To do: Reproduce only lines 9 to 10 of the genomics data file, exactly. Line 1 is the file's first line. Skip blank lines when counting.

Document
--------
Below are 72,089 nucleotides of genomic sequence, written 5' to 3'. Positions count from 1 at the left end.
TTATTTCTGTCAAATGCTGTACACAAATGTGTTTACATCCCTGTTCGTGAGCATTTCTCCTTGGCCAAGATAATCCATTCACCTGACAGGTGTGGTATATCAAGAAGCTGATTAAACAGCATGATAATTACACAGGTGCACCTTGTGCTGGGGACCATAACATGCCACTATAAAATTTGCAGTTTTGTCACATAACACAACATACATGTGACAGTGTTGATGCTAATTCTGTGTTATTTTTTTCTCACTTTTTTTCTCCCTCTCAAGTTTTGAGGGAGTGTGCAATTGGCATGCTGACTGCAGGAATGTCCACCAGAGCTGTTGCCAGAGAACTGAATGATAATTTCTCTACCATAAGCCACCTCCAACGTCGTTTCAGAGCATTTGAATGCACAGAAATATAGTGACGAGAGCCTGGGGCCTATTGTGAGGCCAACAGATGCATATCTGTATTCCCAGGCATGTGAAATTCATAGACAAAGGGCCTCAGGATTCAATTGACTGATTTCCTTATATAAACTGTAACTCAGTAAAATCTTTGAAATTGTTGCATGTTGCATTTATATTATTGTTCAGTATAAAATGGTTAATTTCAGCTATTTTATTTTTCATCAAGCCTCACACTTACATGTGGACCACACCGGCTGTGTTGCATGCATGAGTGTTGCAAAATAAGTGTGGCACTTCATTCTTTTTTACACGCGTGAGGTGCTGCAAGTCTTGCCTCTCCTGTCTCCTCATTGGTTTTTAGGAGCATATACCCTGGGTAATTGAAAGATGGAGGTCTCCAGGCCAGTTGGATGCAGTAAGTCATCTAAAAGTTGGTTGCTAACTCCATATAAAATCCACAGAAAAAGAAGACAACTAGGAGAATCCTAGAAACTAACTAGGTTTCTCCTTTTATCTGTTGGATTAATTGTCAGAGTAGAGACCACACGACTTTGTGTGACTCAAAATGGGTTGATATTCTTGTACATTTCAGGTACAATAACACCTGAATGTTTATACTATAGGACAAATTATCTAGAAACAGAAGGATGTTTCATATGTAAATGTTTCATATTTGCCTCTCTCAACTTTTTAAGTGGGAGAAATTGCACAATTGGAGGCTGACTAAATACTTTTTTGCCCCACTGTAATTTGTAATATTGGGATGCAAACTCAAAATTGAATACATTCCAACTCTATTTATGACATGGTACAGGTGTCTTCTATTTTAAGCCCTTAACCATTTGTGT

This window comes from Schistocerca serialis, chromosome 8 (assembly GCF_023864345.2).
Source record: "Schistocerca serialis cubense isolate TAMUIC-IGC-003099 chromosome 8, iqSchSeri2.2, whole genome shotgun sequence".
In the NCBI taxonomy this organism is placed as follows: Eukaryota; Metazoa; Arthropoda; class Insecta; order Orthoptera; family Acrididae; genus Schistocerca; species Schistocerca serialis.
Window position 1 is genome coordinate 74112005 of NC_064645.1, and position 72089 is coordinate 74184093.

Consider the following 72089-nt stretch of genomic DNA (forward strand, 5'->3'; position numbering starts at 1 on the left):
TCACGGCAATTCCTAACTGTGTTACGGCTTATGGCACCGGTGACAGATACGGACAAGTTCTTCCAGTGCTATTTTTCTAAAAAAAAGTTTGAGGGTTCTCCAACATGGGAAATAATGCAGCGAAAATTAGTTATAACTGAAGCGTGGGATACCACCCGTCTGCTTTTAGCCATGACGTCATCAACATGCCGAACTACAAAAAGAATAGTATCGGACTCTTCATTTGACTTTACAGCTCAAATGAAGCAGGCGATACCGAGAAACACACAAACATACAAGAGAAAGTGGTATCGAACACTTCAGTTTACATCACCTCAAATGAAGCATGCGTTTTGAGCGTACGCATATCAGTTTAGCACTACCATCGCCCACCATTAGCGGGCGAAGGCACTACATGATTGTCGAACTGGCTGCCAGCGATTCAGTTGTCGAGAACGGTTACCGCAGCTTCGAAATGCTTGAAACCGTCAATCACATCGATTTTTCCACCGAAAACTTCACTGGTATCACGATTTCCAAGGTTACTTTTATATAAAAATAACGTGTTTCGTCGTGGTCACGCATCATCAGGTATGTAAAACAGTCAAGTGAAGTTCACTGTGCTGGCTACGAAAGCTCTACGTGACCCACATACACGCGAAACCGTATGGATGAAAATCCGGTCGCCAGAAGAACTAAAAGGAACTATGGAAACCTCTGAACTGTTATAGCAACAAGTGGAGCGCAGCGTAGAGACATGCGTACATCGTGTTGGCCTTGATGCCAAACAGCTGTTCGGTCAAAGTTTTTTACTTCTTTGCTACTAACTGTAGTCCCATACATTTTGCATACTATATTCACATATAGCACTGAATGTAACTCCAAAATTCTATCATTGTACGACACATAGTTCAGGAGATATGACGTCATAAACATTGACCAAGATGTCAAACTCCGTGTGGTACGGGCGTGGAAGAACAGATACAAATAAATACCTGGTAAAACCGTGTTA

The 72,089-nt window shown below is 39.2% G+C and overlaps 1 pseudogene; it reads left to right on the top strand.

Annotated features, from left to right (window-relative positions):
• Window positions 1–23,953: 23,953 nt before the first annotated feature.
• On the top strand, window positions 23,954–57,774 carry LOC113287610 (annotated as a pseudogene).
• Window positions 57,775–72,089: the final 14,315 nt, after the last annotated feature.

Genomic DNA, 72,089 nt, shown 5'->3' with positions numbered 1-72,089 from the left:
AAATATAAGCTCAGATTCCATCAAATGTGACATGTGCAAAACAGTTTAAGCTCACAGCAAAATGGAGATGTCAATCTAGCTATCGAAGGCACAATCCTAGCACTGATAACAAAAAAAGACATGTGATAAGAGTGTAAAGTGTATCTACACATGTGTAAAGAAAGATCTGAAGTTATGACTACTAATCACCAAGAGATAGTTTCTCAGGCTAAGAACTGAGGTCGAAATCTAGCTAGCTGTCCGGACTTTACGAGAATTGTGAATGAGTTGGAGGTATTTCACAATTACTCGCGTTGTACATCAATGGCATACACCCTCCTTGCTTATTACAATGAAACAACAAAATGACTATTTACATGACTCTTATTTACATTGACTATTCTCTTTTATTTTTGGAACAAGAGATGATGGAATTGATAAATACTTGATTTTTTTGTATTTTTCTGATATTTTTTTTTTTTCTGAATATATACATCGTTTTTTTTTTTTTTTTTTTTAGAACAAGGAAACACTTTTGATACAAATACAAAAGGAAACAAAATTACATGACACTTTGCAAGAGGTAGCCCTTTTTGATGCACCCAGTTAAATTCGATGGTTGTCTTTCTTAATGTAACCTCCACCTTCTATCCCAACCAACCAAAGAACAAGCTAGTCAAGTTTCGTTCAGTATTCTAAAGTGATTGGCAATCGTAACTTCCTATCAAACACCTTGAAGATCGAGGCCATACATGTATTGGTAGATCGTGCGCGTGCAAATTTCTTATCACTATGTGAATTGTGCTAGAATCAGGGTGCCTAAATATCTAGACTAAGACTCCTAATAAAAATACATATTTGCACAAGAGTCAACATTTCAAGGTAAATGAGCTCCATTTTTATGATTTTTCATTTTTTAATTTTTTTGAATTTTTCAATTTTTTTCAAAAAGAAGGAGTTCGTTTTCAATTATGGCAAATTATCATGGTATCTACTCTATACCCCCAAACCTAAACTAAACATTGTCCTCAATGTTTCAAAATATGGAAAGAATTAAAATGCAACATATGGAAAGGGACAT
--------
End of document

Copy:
The 72,089-nt window shown below is 39.2% G+C and overlaps 1 pseudogene; it reads left to right on the top strand.

Annotated features, from left to right (window-relative positions):